Labor is calling for the NSW Government to amend Slow Down, Move Over (SLOMO) laws ahead of a trial next month.
Critics claim the legislation is incomplete and does not go far enough in protecting motorists and responders in emergency situations.
In parliament this week, Labor introduced a proposed amendment to the legislation to includes tow-trucks and motor breakdown service vehicles.
From September, the Berejiklian Government will begin a one-year trial of its SLOMO laws to protect emergency responders on NSW roads.
Under the new laws, motorists will need to reduce their speed to 40km/h when passing stationary emergency vehicles such as police cars, fire trucks and ambulances.
However, the NSW opposition insists the new laws are insufficient.
Shadow Minister for Roads Jodi McKay has called for the government’s version of the SLOMO laws to be broadened to include tow truck drivers, RMS incident vehicles and NRMA roadside assistance vehicles.
Ms McKay described the government’s SLOMO laws as “half-baked” and a “bureaucratic stuff-up,” stating “the minister’s proposing something that doesn’t protect everyone on our busy roads".
Ms Mckay's position has been supported by SARAH (Safer Australian Roads and Highways) President Peter Frazer and the NRMA’s Peter Khoury.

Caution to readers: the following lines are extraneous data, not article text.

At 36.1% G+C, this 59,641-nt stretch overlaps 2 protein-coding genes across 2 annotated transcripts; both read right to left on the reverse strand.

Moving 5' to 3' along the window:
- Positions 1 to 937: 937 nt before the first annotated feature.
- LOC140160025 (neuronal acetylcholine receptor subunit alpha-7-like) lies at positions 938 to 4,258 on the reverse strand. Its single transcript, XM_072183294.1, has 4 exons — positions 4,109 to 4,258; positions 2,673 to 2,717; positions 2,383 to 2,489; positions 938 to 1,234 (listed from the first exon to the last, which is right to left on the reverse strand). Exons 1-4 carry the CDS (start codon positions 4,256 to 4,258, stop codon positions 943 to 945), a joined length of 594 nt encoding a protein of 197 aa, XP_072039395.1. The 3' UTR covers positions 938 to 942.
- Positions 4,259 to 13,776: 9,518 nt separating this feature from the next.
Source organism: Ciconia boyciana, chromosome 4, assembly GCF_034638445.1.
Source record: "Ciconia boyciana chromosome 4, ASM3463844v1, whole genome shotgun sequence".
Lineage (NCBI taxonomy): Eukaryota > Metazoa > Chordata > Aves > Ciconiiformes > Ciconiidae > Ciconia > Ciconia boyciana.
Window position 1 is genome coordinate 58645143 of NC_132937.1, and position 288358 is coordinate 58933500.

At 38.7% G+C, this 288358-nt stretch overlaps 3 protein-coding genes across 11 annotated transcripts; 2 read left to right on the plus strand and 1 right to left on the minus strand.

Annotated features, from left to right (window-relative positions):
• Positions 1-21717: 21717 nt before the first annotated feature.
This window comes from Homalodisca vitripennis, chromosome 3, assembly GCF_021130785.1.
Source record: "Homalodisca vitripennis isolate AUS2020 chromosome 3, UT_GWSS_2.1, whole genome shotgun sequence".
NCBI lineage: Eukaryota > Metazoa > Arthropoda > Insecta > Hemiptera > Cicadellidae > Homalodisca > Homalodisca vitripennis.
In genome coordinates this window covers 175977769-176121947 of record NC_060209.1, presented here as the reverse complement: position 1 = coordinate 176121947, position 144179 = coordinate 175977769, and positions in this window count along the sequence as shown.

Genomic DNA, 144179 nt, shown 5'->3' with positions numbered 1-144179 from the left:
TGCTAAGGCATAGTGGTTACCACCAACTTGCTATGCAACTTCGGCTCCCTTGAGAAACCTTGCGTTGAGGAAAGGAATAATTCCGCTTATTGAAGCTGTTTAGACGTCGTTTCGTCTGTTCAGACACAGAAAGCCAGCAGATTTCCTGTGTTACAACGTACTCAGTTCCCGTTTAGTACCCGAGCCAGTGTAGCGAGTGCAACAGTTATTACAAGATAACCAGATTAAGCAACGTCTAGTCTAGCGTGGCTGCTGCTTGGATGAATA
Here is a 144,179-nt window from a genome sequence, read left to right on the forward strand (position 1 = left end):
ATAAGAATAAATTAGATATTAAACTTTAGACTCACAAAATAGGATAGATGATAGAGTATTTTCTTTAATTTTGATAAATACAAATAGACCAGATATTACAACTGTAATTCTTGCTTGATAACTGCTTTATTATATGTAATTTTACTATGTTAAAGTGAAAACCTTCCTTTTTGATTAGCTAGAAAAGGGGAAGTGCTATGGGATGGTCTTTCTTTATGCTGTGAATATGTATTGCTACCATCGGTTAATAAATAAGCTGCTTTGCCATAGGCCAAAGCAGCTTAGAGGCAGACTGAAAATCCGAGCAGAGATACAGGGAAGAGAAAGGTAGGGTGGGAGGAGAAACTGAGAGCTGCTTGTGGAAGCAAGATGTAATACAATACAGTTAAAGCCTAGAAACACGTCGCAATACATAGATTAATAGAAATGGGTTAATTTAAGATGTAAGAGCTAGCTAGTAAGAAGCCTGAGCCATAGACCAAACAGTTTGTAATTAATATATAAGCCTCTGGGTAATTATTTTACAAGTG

Peter Frazer lost his daughter Sarah in 2012, when she and the tow truck driver hooking up her car were sideswiped and killed by a heavy vehicle. Since her passing, Frazer has been campaigning for a version of Slow Down Move Over legislation that would prevent situations like the one that took Sarah’s life.
“We started this push in memory of the tow truck driver and my own beautiful daughter Sarah Frazer who were killed in a totally avoidable road crash,” Mr Frazer said.
“It is a big disappointment that the NSW legislation is only focusing on our police and emergency services, and while we support that, our tow truck drivers and the NRMA, who are also in harms way, won’t be protected.”
Mr Khoury said the NRMA supported the opposition’s policy. “The NRMA has been lobbying for six and a half years with the SARAH group to have a law that applies to all emergency respondents which would include our patrol and tow truck drivers.”